do a paper survey) unless you want markers.
The drawings are only close. To find the exact property lines you go by the
reference points and shoot a line (pull a string is simple) between the
points. The reference points are known things on or near the property and
then a distance and direction is given from those points on the deed or map.
If a survey was done 5 years ago there should be stakes of flags still there
at the corners of the property.
on 10/13/2007 12:32 PM Ralph Mowery said the following:
Wooden stakes and flags have been known to disappear at night when a
neighbor doesn't agree with them.
It's best to have permanent markers (metal rods or pipes, set in
concrete) installed when a survey is done. It may cost a little more for
the extra work, but it is worth it.
No one asked why you care.
My neighbors and I have kinda agreed on where we take care of the grass, but
I haven't the faintest idea where the property lines are. (except that I
have deck that extends 6" into my neighbors yard; 16 years ago the lawyer
said it doesn't matter, and it seems not to have.)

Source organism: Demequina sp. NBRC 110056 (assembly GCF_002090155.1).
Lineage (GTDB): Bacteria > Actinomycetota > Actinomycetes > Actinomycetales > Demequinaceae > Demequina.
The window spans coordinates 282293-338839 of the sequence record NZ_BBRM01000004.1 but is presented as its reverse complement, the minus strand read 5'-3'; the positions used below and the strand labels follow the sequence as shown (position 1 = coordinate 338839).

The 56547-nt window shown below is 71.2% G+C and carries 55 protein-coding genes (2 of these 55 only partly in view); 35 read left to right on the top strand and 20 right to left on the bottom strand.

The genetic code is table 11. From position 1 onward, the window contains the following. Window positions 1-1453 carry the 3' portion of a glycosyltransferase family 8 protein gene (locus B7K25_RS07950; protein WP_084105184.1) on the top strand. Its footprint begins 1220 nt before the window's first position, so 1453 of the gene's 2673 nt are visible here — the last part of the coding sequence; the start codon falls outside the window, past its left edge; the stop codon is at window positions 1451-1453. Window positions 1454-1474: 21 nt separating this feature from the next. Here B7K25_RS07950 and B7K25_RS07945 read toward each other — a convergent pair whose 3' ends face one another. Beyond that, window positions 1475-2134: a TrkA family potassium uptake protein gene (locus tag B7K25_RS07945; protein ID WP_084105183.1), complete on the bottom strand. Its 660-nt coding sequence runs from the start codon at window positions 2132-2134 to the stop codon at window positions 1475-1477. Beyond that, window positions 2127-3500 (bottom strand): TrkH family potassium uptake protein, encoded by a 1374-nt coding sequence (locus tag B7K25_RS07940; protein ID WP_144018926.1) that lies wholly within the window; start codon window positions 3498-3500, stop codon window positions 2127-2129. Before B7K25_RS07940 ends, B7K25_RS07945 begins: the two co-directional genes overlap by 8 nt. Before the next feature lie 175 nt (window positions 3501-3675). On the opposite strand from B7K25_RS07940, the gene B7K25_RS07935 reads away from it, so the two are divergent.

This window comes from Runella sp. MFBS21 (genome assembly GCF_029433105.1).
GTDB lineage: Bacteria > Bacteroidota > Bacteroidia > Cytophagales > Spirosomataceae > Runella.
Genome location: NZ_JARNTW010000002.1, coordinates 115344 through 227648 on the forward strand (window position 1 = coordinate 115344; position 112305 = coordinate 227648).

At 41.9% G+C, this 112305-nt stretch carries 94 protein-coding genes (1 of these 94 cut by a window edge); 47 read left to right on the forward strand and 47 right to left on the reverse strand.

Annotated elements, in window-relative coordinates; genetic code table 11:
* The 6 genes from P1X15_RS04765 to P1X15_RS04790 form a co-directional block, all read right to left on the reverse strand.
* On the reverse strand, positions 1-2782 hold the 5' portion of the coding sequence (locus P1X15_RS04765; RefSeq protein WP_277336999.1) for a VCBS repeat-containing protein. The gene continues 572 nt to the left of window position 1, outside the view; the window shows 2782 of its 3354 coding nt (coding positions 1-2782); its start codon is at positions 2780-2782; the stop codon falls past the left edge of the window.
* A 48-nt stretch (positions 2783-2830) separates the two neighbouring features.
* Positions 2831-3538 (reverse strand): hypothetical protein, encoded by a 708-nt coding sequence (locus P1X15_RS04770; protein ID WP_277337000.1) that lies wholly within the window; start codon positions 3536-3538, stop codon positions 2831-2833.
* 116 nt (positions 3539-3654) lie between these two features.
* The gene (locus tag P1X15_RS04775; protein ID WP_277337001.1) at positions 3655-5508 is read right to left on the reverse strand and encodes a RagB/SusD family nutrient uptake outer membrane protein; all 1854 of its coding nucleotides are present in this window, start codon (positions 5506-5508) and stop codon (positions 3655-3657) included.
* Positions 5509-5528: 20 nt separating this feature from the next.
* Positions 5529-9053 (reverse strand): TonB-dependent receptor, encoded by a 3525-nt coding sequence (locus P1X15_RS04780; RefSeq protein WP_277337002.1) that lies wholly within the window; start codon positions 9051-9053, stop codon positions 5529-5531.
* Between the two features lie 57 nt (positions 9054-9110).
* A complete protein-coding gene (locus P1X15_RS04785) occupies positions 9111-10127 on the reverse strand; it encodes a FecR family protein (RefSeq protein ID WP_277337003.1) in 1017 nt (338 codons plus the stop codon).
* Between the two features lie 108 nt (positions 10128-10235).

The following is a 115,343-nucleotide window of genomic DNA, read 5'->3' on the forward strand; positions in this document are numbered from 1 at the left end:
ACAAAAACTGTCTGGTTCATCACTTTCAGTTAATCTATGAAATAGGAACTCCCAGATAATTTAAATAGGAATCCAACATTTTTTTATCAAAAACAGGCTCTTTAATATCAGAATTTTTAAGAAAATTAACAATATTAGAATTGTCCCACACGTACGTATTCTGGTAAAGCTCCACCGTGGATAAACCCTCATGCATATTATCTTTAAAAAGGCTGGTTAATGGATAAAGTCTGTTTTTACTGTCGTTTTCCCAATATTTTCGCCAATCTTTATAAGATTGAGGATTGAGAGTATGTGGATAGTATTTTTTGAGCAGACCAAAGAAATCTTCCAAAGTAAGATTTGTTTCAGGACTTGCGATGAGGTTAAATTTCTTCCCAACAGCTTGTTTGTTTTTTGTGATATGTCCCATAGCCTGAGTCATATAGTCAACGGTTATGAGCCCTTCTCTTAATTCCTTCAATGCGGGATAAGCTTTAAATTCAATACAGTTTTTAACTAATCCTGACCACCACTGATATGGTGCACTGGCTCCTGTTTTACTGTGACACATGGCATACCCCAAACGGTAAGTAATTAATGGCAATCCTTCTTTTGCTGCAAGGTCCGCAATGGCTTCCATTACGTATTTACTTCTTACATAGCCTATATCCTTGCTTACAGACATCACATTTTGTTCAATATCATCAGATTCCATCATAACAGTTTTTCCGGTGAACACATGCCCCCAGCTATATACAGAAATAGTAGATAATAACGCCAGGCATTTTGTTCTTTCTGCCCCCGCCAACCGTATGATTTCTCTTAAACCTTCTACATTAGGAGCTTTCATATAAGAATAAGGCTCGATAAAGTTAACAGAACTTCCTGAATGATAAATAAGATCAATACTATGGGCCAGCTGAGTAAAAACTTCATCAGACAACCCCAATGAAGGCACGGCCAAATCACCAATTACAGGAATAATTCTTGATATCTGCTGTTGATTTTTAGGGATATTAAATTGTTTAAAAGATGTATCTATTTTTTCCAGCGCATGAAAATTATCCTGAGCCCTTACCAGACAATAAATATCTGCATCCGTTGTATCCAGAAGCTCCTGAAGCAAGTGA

When you or he decide to sell it could be a big problem. I wouldnt
close with someone infringing on a property I was buying nor would a
want a property that was infringing on the neighbor's. It will only
lead to trouble
Don't know where you live in NJ no one with half a brain will close
when there is an obvious infringement of property line. The houses
being sold so frequently may indicate there WAS a problem. I'd
probably the Sawzall to the deck that was on my side if someone tried
that to me
On Sun, 14 Oct 2007 06:16:27 -0700, email@example.com wrote:
That is the real reason why they have setbacks limiting how close you
can build to "property lines". The line can be wrong. We always take
what a surveyer says as gospel but with the advent of better GPS
location I bet we find out a lot of those benchmarks they use to
orient entire neighborhoods are wrong.
It's not a problem until someone decides to make it so...then, depending
on who and what the circumstances are, it might become one.
In a situation such as you described, if you have encroaching property
and the neighbor hasn't done anything to correct it, eventually it may
be claimed by someone on your side of the line that the additional
property actually belongs to them. Then, depending on whether the
adversely affected party really cares, they may have a problem defending
same...it all depends. As long as everybody involved is reasonably
levelheaded and nobody makes waves and all that, it can go on
indefinitely. All it may take is one sob at some point in the future to
create havoc...as someone else farther down noted, there a those who
seemingly look for any possible umbrage whether or not it really has any
bearing on their use of their property or not, simply, apparently often,
just for the pleasure of it. Then again, there are those on the other
side that seem to push their boundaries until somebody else pushes back.